• Pushing back on the violation of the public’s privacy by the government and big business.
  • Reducing the size of government.

If those six issues are the platform for victory with the vast “silent plurality” that represents the middle of American politics then I’m not sure Hillary Clinton is prepared to embrace this program. Clearly Rand Paul could run there, but my own distrust of Paul as a “Manchurian Candidate” from the Lew Rockwell fringe of Libertarian politics, who is trying his best to look reasonable, makes me demur. Which of course leads back to Elizabeth Warren, who could run a populist campaign that just might be a winner.

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Does Talent Matter?

Over the weekend 12,500 screaming fans showed up at Citi Field in Queens for DigiFest NYC. They were not screaming in appreciation of some new boy band or rap star. They were screaming for Cameron Dallas, whose only apparent talent is that he looks cute. Cameron is well aware of his limitations.

 “Back in the day, you used to have to be a singer or an actor, but nowadays with social media, you can become well known just by being yourself.”

The devolution of teen fan hysteria can be charted from Frank Sinatra


To Elvis Presley

screaming-fansTo The Beatles


We have now arrived at Cameron Dallas.


Except that unlike Frank Sinatra, Elvis or The Beatles, Cameron Dallas has no talent. How did we get here? Where the object of these girl’s affection does nothing but look pretty in front of his web cam. Are we so culturally bankrupt that this is the best we can do?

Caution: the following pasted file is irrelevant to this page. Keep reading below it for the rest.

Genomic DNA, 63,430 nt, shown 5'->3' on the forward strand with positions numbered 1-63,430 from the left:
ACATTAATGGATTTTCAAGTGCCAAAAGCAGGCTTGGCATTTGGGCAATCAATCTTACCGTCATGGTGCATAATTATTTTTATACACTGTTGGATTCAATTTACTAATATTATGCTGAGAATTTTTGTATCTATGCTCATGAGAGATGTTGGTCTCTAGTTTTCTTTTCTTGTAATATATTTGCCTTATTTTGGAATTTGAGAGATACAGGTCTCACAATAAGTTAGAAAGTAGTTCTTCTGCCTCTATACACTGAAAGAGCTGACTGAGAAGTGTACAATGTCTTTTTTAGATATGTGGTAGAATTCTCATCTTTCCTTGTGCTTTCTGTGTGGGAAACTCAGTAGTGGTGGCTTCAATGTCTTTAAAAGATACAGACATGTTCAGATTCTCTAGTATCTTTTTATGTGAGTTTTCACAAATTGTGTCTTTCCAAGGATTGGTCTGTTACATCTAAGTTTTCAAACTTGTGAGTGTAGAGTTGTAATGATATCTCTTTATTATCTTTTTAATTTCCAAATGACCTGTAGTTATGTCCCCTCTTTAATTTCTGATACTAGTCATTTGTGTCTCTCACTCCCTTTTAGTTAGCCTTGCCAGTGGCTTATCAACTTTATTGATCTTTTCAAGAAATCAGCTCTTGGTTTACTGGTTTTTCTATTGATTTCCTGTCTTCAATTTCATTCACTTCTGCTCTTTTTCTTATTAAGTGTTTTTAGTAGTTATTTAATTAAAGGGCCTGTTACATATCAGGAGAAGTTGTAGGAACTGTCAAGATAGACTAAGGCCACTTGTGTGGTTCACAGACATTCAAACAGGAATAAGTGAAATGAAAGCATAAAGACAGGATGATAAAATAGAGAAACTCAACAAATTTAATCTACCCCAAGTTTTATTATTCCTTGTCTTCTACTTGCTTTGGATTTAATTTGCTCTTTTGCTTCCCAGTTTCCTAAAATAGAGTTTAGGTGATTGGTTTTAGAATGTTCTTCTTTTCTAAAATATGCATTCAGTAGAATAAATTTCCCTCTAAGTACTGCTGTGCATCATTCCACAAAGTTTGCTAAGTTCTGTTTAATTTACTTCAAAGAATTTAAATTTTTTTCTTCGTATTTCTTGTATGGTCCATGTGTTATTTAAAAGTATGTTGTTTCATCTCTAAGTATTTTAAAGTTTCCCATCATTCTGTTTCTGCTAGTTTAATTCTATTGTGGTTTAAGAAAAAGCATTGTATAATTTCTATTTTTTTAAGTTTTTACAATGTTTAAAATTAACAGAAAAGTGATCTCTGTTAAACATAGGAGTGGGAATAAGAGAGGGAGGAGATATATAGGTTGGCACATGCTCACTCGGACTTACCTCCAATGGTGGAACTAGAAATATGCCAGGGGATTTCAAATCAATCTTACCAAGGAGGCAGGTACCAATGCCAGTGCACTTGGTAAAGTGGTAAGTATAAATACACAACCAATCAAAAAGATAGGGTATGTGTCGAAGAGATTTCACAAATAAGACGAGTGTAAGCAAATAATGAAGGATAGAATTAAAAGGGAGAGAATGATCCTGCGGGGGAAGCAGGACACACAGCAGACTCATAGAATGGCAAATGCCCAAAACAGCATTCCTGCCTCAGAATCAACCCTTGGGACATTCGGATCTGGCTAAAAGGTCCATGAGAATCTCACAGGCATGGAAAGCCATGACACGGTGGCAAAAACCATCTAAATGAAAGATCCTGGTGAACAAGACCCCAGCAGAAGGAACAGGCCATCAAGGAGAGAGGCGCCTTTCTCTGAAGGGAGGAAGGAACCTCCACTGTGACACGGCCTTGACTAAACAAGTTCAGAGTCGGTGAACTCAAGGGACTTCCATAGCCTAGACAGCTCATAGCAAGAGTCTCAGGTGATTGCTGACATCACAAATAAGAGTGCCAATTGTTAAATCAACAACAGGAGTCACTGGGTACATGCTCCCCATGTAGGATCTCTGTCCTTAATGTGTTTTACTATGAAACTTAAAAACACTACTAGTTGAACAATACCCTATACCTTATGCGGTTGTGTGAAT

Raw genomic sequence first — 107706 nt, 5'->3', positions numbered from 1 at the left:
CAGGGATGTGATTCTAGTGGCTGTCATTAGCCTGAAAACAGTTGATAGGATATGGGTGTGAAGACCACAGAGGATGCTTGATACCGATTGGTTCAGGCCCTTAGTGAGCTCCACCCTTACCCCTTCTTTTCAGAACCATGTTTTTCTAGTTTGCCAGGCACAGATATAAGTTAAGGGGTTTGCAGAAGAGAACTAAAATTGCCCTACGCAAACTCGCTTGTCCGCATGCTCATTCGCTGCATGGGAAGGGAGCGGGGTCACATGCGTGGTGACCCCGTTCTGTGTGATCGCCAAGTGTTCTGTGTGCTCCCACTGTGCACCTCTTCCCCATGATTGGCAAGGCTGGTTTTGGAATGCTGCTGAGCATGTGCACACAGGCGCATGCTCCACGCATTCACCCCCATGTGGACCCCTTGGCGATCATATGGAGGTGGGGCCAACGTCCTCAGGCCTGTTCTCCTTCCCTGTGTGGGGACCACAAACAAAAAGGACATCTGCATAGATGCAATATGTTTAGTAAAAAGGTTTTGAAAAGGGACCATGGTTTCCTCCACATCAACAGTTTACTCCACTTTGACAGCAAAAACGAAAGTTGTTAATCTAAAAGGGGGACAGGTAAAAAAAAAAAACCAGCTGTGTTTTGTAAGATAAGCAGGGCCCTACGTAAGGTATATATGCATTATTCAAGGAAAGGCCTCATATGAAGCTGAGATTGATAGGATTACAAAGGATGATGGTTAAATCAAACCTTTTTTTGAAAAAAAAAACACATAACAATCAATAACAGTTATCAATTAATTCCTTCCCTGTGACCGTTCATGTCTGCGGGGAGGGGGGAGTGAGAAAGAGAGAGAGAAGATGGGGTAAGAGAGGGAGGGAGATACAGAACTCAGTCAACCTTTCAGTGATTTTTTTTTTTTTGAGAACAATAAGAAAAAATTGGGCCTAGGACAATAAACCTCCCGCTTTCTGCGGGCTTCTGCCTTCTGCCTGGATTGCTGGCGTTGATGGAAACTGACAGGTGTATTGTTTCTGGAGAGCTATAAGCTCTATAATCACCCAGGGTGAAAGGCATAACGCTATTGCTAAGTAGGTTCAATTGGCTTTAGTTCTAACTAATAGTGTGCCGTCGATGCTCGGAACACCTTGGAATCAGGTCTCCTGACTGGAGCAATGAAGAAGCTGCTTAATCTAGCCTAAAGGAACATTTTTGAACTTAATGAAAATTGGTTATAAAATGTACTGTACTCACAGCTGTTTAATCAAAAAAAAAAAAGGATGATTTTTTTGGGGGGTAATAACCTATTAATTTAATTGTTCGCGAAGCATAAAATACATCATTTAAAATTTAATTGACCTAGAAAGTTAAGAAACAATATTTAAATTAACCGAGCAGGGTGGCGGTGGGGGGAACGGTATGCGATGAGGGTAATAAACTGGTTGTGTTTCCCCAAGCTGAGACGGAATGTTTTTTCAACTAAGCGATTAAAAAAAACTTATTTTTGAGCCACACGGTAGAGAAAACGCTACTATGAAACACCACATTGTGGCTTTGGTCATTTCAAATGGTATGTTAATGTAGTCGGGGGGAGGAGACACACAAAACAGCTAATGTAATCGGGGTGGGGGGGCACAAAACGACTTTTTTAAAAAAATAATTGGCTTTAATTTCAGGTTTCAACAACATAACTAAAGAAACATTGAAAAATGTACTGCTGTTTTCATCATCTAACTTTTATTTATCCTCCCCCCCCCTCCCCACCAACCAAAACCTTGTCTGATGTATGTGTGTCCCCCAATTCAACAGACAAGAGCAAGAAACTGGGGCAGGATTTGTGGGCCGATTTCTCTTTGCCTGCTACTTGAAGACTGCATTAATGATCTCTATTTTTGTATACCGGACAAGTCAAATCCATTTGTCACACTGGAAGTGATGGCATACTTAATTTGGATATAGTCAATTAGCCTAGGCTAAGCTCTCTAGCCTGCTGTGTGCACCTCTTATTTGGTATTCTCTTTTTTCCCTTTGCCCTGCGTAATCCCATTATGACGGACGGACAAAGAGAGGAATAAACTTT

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St. Petersburg, Art Capital of the World

Hermitage Museum

Hermitage Museum

I’ve just spent four days exploring the art museums of St. Petersburg, Russia. I’ve spent a lot of time in the art museums of Paris, New York, Los Angeles, Berlin, Tokyo, Madrid, Rome, Florence and Venice and I think St. Petersburg has the deepest collections. I spent three days in The Hermitage and one day in the Russian Museum and I feel as if I had tasted an overview of the history of world culture from 800 BC to 1950.

In almost every era the collections are incredible. The Italians, French, Spanish, German classical work is so extensive it took me two full days to get to 1650. But what is so amazing is the the art from 1880-1930. The role of the major collectors, Sergei Shchukin and Ivan Morozov, both of whom had their collections nationalized by the Bolsheviks, is instrumental to the depth of the Hermitage modern collection. Rooms full of the most amazing Picasso’s lead you into the world of Magritte, Monet, Van Gogh andGauguin. These two Russian Businessmen seem to have bought up most of the output coming out of the major Paris painters from 1900 to 1915. Of course, when the Revolution arrived, their collections were seized and they both fled to Paris.

What is just as amazing is some of the Russian Avant Garde art from the same period, particularly Malevich and his contemporaries. What seems obvious to me is that the art made in Russia in the years preceding the Revolution, when there was an amazing amount artistic tumult in the air, is quite superior to the art made after the revolution, especially after Trotsky was purged and the artist became a servant of the party.

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Utility vs Aesthetics



I had dinner in Moscow last night with a really smart Brit, who had come to Moscow to work in advertising eight years ago. In talking about the dining experience in Russia,he mentioned that many older Russians still regarded feeding yourself as a utility–maximum calories consumed in minimum time. I was reminded of a remark made by a biographer about eating with the great Russian revolutionary Leon Trotsky. It was an unpleasant experience he said, because Trotsky was so intent on scarfing down his dinner that he never paused to talk.